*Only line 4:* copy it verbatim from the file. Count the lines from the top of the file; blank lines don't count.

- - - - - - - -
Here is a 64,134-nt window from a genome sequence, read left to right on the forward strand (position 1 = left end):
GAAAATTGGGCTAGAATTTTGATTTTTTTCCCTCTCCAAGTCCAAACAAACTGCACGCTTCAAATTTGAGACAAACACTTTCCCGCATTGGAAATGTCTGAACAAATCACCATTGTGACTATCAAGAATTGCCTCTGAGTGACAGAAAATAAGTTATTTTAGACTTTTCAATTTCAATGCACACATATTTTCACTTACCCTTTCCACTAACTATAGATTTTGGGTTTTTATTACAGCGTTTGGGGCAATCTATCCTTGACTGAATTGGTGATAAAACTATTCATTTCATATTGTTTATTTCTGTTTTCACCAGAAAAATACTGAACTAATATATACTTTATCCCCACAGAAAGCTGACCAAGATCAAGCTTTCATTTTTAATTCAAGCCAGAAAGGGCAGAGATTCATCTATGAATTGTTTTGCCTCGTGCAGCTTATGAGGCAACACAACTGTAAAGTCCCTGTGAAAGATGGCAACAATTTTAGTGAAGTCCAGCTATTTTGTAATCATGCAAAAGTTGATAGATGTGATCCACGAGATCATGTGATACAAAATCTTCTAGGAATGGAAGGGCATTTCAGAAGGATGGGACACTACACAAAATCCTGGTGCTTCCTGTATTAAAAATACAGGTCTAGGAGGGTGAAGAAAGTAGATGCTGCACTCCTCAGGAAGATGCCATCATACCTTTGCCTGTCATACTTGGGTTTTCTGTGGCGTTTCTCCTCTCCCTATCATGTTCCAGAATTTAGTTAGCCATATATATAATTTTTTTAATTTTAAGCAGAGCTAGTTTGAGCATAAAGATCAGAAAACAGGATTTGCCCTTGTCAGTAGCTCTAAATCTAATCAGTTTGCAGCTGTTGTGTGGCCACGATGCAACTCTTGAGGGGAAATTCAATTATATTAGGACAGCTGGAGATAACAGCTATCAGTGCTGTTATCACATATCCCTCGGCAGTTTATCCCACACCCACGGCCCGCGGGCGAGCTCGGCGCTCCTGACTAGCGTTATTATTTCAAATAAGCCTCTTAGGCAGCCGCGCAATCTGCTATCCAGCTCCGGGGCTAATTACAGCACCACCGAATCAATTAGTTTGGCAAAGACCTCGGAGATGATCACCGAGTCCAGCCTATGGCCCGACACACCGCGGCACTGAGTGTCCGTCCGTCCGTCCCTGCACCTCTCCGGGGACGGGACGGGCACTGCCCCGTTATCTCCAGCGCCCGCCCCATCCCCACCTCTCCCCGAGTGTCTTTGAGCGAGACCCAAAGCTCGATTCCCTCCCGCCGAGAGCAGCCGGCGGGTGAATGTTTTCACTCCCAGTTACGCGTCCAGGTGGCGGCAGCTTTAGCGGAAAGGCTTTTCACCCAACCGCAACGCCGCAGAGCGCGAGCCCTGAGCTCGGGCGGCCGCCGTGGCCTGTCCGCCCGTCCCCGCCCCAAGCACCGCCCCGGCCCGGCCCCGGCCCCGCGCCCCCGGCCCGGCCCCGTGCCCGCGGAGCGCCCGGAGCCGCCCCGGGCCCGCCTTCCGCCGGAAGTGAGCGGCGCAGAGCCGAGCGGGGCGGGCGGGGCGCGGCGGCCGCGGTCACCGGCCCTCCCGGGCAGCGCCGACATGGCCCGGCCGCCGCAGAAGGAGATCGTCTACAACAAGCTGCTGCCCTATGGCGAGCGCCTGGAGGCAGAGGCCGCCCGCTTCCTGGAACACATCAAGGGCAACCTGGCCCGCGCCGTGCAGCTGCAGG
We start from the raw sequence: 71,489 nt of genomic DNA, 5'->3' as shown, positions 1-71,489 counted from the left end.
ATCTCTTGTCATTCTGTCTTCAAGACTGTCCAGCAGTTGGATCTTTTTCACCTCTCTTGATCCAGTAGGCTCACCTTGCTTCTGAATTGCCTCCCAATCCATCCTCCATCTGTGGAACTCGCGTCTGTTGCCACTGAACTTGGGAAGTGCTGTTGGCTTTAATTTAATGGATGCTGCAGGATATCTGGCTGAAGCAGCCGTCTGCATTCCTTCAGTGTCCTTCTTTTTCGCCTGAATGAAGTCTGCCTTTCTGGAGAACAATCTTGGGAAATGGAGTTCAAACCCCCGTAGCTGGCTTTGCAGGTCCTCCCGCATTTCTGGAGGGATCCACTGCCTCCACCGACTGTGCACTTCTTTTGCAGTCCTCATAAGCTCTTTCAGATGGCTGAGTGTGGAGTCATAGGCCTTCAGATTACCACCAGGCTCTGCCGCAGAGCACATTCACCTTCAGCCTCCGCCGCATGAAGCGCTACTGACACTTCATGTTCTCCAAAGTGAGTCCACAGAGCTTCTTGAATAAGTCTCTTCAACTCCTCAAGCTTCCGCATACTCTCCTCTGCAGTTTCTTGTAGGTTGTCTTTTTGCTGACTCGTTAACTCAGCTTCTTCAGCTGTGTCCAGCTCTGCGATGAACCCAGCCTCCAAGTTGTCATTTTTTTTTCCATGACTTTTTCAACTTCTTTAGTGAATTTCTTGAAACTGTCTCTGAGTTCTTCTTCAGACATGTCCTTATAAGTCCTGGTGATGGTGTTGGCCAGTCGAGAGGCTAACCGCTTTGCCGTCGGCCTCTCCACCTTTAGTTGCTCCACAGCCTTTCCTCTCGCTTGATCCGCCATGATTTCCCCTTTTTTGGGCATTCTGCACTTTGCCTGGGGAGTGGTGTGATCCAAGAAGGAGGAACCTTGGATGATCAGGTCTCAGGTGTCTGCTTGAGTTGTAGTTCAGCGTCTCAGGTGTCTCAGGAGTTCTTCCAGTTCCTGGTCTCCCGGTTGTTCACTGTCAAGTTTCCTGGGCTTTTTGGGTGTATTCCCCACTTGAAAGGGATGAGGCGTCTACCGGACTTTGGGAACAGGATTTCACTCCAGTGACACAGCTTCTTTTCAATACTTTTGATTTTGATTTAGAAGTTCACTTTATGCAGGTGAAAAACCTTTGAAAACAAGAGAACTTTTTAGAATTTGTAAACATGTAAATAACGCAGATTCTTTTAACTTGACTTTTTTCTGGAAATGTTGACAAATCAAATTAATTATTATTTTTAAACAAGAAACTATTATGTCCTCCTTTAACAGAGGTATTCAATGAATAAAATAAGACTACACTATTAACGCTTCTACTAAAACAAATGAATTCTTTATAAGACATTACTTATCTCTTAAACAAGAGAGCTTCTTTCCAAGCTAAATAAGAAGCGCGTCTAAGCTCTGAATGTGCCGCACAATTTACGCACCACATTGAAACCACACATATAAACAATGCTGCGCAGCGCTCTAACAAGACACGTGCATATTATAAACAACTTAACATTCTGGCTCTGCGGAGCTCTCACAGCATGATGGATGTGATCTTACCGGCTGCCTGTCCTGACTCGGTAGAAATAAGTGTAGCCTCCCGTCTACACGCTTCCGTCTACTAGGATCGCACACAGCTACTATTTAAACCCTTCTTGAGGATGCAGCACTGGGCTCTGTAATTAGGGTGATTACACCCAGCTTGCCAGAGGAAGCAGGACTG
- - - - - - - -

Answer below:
ATCTCTTGTCATTCTGTCTTCAAGACTGTCCAGCAGTTGGATCTTTTTCACCTCTCTTGATCCAGTAGGCTCACCTTGCTTCTGAATTGCCTCCCAATCCATCCTCCATCTGTGGAACTCGCGTCTGTTGCCACTGAACTTGGGAAGTGCTGTTGGCTTTAATTTAATGGATGCTGCAGGATATCTGGCTGAAGCAGCCGTCTGCATTCCTTCAGTGTCCTTCTTTTTCGCCTGAATGAAGTCTGCCTTTCTGGAGAACAATCTTGGGAAATGGAGTTCAAACCCCCGTAGCTGGCTTTGCAGGTCCTCCCGCATTTCTGGAGGGATCCACTGCCTCCACCGACTGTGCACTTCTTTTGCAGTCCTCATAAGCTCTTTCAGATGGCTGAGTGTGGAGTCATAGGCCTTCAGATTACCACCAGGCTCTGCCGCAGAGCACATTCACCTTCAGCCTCCGCCGCATGAAGCGCTACTGACACTTCATGTTCTCCAAAGTGAGTCCACAGAGCTTCTTGAATAAGTCTCTTCAACTCCTCAAGCTTCCGCATACTCTCCTCTGCAGTTTCTTGTAGGTTGTCTTTTTGCTGACTCGTTAACTCAGCTTCTTCAGCTGTGTCCAGCTCTGCGATGAACCCAGCCTCCAAGTTGTCATTTTTTTTTCCATGACTTTTTCAACTTCTTTAGTGAATTTCTTGAAACTGTCTCTGAGTTCTTCTTCAGACATGTCCTTATAAGTCCTGGTGATGGTGTTGGCCAGTCGAGAGGCTAACCGCTTTGCCGTCGGCCTCTCCACCTTTAGTTGCTCCACAGCCTTTCCTCTCGCTTGATCCGCCATGATTTCCCCTTTTTTGGGCATTCTGCACTTTGCCTGGGGAGTGGTGTGATCCAAGAAGGAGGAACCTTGGATGATCAGGTCTCAGGTGTCTGCTTGAGTTGTAGTTCAGCGTCTCAGGTGTCTCAGGAGTTCTTCCAGTTCCTGGTCTCCCGGTTGTTCACTGTCAAGTTTCCTGGGCTTTTTGGGTGTATTCCCCACTTGAAAGGGATGAGGCGTCTACCGGACTTTGGGAACAGGATTTCACTCCAGTGACACAGCTTCTTTTCAATACTTTTGATTTTGATTTAGAAGTTCACTTTATGCAGGTGAAAAACCTTTGAAAACAAGAGAACTTTTTAGAATTTGTAAACATGTAAATAACGCAGATTCTTTTAACTTGACTTTTTTCTGGAAATGTTGACAAATCAAATTAATTATTATTTTTAAACAAGAAACTATTATGTCCTCCTTTAACAGAGGTATTCAATGAATAAAATAAGACTACACTATTAACGCTTCTACTAAAACAAATGAATTCTTTATAAGACATTACTTATCTCTTAAACAAGAGAGCTTCTTTCCAAGCTAAATAAGAAGCGCGTCTAAGCTCTGAATGTGCCGCACAATTTACGCACCACATTGAAACCACACATATAAACAATGCTGCGCAGCGCTCTAACAAGACACGTGCATATTATAAACAACTTAACATTCTGGCTCTGCGGAGCTCTCACAGCATGATGGATGTGATCTTACCGGCTGCCTGTCCTGACTCGGTAGAAATAAGTGTAGCCTCCCGTCTACACGCTTCCGTCTACTAGGATCGCACACAGCTACTATTTAAACCCTTCTTGAGGATGCAGCACTGGGCTCTGTAATTAGGGTGATTACACCCAGCTTGCCAGAGGAAGCAGGACTG